However, if the current congressional proposal to modernize PL 86-272 were ever to be enacted, businesses would only be subject to a business activity tax (such as perhaps, the BNRT) if they were present in the state for at least 15 days during the year (that is a very brief summary of H.R. 1083). Under that version of PL 86-272, far fewer businesses would have BNRT obligations in California and the desired revenue goals would not be achieved.

Some questions and observations about the proposed BNRT and its formula:

Instead of expensing assets when acquired, an accelerated depreciation system is used in the Commission proposal. This is contrary to a consumption tax. If this adjustment is made due to the desire to raise a certain amount of revenue, it would be better to raise the tax rate rather than make the BNRT a combination of an income and consumption tax.

The Commission calls for the Finnigan rule to be used to source sales of the combined/unitary group. This likely has little impact given that the nexus standard is broadened for the BNRT making it more likely that any firm with sales in CA will have nexus in the state and its sales would go into the CA sales factor numerator anyway. However, the Finnigan throwback approach should reduce the throwback sales that are included in the CA sales factor numerator making that a more attractive approach than the Joyce rule.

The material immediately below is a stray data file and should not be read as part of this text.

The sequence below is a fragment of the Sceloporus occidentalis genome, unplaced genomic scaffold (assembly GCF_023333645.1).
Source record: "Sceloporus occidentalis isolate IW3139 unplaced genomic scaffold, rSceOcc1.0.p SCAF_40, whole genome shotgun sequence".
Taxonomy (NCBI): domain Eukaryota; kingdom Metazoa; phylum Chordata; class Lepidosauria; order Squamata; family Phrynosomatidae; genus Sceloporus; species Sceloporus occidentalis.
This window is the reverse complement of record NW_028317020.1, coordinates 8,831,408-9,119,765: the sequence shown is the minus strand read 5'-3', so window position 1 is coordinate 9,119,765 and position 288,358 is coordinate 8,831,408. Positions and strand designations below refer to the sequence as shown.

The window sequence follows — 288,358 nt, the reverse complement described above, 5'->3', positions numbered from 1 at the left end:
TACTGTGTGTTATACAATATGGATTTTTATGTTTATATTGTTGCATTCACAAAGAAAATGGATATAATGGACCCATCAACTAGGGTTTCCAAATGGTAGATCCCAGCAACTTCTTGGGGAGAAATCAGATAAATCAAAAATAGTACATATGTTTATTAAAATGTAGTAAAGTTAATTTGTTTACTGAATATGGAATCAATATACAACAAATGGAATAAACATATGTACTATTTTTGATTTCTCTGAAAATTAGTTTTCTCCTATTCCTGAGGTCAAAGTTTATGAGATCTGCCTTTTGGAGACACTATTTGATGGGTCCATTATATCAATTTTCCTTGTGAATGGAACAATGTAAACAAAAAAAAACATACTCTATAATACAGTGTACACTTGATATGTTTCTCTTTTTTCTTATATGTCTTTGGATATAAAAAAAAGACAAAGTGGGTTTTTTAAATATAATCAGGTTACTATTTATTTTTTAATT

Will any credits be usable against the BNRT?

What happens to NOL and credit carryovers that corporations have from the corporate income tax?

With a single sales factor apportionment (after 2010) and various tax credits, such as for research, today's CA corporate income tax has significant economic development elements to it. The current system should encourage businesses to locate payroll and property in CA and sell to people outside of the state. Without the credits, it is not clear if CA would be a desirable place to locate unless you have lots of sales outside of CA and CA's BNRT is lower than what the business would pay in other states. If the BNRT is enacted along with repeal of both the corporate income tax and the state-level general sales tax, CA should become more attractive to capital intensive firms such as manufacturers (although many states already exempt manufacturing equipment from sales tax). The state might not be as attractive for labor intensive firms who already pay little sales tax, but have significant labor costs which do not reduce the BNRT base. However, the labor intensive firm would gain little from moving its labor force outside of the state because, having CA sales, it would still be subject to the BNRT. Also, because payroll is not used to apportion the combined/unitary BNRT base, there should be no change in its CA BNRT.